Shakira is to English/“Western” pop what snow leopards are to environmentalists or animal lovers: a Shakira sighting is rare in our neck of the woods. It has been five years since her last solo English outing in She Wolf, and in that time, she’s managed to shack up with an international footballer and have herself a baby. However, it’s testament to her lack of willingness to overindulge in the fame machine that, unlike Queen Bey, little of this private life appears in her music, nor in the promotional rounds of interviews that have accompanied her new release in Shakira. (note: the full stop is part of the album title).
In the new world of Selena Gomez-es and Miley Cyrus-es, it is easy to speculate on the meaning of songs and point fingers at other names in the industry who they might have been about. The strength of Shakira’s new album is the power message behind the songs, if not in the lyrics, then implied through the music.
This can be seen even in the album’s premiere single, ‘Can’t Remember to Forget You’: this is no mushy love song, and Shakira recruits another prima diva in Rihanna to stomp out, not sob out the message. The anthemic, rocky feel continues in what is arguably the best song on the album, ‘Empire’. Here, love is a strength, and for a song titled so majestically, Shakira’s great vocals crown it fittingly.
In today’s female solo music market, it is becoming increasingly easy to bracket artists into ‘similar-alike-kinda’ bubbles. Whichever way you decide to micromanage the females on your iPod, Shakira has always stood apart. As a performer, she owns the stage of Latina pop in a way that other contemporaries such as Thalía, Belinda or Paulina Rubio have never quite managed. But her sound, when translated over to English-speaking ears, has never quite fit in with any other category, either.
It could be argued that Shakira is slightly Americanising her sound in her new album. This is most evident in songs such as ‘Spotlight’, a song that, frankly, could really be covered by any female artist, as well as ‘Dare (La La La)’, which slots all too easily into the Europop framework.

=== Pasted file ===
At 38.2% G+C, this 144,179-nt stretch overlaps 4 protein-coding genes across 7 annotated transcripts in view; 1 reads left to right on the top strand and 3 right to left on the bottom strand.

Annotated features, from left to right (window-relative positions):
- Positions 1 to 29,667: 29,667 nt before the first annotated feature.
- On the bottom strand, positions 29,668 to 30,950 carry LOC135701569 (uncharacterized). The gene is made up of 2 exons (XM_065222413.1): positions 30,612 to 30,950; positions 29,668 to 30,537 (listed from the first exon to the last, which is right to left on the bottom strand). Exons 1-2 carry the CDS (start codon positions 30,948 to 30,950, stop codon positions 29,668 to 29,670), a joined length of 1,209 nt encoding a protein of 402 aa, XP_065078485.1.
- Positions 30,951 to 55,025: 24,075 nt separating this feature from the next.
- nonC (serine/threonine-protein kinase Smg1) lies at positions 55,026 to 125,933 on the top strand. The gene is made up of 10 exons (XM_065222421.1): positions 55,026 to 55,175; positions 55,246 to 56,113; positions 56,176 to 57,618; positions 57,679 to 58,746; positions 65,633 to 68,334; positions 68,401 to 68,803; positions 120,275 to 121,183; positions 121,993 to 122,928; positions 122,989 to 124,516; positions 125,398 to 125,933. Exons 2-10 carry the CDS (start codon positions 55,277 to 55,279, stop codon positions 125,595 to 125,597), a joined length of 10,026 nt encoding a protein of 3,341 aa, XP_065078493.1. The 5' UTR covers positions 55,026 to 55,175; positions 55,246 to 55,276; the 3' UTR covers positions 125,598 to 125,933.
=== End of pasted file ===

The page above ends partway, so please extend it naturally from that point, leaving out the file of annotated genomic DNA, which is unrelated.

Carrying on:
But in the overall framework of the album, these songs are few and far between. Even the slower ballads, such as ‘23’ or ‘Medicine’ (which features country star Blake Shelton), still sound distinctly “Shakira”: a sound that fuses Latin with “Western” in a way that no other star – aside from Selena Gomez, very, very briefly – has managed to emulate or achieve.
If there is any critique in the album at all, it’s that, whilst vocally impressive, few of the songs are ‘special’. They’re great songs, ones that make the album a strong, coherent whole, but only a handful could realistically be taken as singles and be expected to achieve something. Contrast this with some of the big powerhouse albums of the past few years – Beyoncé’s 4, Taylor Swift’s Fearless or Red, Adele’s 21, Emeli Sandé’s Our Version of Events – and Shakira’s self-titled offering looks comparatively unimpressive.
Yet her uniqueness puts her in a good position, and overall Shakira. is a great welcome back to this side of the hemisphere for the singer. In this album, her music – and only her music – manages to reflect why she’s such a great star, and one not easily dispensable in our music charts. There is only one Shakira, and the sound of today would be a lot more boring without her.